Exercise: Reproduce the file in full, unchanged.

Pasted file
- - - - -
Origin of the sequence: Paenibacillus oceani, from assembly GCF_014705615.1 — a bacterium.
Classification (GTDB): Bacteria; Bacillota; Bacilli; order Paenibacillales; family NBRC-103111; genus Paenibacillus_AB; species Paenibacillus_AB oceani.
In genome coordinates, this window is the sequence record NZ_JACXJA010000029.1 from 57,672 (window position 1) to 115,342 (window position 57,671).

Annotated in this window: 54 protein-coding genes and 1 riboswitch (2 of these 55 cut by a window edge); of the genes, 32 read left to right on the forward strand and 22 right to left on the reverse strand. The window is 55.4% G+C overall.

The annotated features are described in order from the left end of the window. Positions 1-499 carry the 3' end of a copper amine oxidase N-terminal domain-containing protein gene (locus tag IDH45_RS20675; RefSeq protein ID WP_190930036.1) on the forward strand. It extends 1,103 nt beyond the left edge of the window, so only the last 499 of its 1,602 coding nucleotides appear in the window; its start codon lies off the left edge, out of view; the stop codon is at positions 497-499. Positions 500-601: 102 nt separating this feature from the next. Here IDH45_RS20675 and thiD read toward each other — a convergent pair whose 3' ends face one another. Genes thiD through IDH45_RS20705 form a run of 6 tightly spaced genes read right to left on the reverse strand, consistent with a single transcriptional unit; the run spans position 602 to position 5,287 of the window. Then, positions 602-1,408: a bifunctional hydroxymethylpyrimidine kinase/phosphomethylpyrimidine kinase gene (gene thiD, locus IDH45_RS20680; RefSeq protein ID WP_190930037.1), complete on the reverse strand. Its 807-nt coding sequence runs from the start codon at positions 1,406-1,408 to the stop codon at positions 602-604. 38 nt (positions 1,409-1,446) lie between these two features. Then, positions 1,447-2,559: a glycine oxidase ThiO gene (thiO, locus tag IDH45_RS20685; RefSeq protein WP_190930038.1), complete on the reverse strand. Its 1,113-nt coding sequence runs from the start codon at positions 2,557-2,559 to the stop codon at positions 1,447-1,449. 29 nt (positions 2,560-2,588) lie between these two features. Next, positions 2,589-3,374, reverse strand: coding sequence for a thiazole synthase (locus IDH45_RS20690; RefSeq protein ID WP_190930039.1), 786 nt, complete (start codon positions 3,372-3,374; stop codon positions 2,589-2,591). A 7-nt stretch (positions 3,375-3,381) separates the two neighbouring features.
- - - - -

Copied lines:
Origin of the sequence: Paenibacillus oceani, from assembly GCF_014705615.1 — a bacterium.
Classification (GTDB): Bacteria; Bacillota; Bacilli; order Paenibacillales; family NBRC-103111; genus Paenibacillus_AB; species Paenibacillus_AB oceani.
In genome coordinates, this window is the sequence record NZ_JACXJA010000029.1 from 57,672 (window position 1) to 115,342 (window position 57,671).

Annotated in this window: 54 protein-coding genes and 1 riboswitch (2 of these 55 cut by a window edge); of the genes, 32 read left to right on the forward strand and 22 right to left on the reverse strand. The window is 55.4% G+C overall.

The annotated features are described in order from the left end of the window. Positions 1-499 carry the 3' end of a copper amine oxidase N-terminal domain-containing protein gene (locus tag IDH45_RS20675; RefSeq protein ID WP_190930036.1) on the forward strand. It extends 1,103 nt beyond the left edge of the window, so only the last 499 of its 1,602 coding nucleotides appear in the window; its start codon lies off the left edge, out of view; the stop codon is at positions 497-499. Positions 500-601: 102 nt separating this feature from the next. Here IDH45_RS20675 and thiD read toward each other — a convergent pair whose 3' ends face one another. Genes thiD through IDH45_RS20705 form a run of 6 tightly spaced genes read right to left on the reverse strand, consistent with a single transcriptional unit; the run spans position 602 to position 5,287 of the window. Then, positions 602-1,408: a bifunctional hydroxymethylpyrimidine kinase/phosphomethylpyrimidine kinase gene (gene thiD, locus IDH45_RS20680; RefSeq protein ID WP_190930037.1), complete on the reverse strand. Its 807-nt coding sequence runs from the start codon at positions 1,406-1,408 to the stop codon at positions 602-604. 38 nt (positions 1,409-1,446) lie between these two features. Then, positions 1,447-2,559: a glycine oxidase ThiO gene (thiO, locus tag IDH45_RS20685; RefSeq protein WP_190930038.1), complete on the reverse strand. Its 1,113-nt coding sequence runs from the start codon at positions 2,557-2,559 to the stop codon at positions 1,447-1,449. 29 nt (positions 2,560-2,588) lie between these two features. Next, positions 2,589-3,374, reverse strand: coding sequence for a thiazole synthase (locus IDH45_RS20690; RefSeq protein ID WP_190930039.1), 786 nt, complete (start codon positions 3,372-3,374; stop codon positions 2,589-2,591). A 7-nt stretch (positions 3,375-3,381) separates the two neighbouring features.